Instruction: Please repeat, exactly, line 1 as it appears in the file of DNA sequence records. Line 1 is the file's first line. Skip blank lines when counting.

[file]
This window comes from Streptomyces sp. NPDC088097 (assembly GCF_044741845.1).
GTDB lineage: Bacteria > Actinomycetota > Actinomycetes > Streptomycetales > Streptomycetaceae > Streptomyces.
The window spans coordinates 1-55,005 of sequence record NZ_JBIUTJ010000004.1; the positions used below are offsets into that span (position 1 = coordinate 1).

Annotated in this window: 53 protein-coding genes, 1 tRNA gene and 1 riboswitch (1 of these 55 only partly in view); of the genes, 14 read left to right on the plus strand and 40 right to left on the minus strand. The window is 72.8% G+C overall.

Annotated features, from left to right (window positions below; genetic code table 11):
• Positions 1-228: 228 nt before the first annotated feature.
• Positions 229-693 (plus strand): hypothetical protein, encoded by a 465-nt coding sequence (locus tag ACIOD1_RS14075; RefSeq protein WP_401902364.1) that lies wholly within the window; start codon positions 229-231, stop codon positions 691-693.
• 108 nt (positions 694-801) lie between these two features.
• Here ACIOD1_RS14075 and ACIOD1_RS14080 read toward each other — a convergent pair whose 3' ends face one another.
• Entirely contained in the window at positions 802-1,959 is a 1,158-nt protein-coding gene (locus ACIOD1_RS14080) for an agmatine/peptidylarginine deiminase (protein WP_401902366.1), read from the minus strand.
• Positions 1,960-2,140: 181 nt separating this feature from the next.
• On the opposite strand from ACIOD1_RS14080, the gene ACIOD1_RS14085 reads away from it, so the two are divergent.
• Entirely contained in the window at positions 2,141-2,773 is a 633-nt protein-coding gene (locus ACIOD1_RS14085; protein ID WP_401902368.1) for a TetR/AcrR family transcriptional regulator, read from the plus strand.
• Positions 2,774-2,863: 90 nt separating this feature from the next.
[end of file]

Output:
This window comes from Streptomyces sp. NPDC088097 (assembly GCF_044741845.1).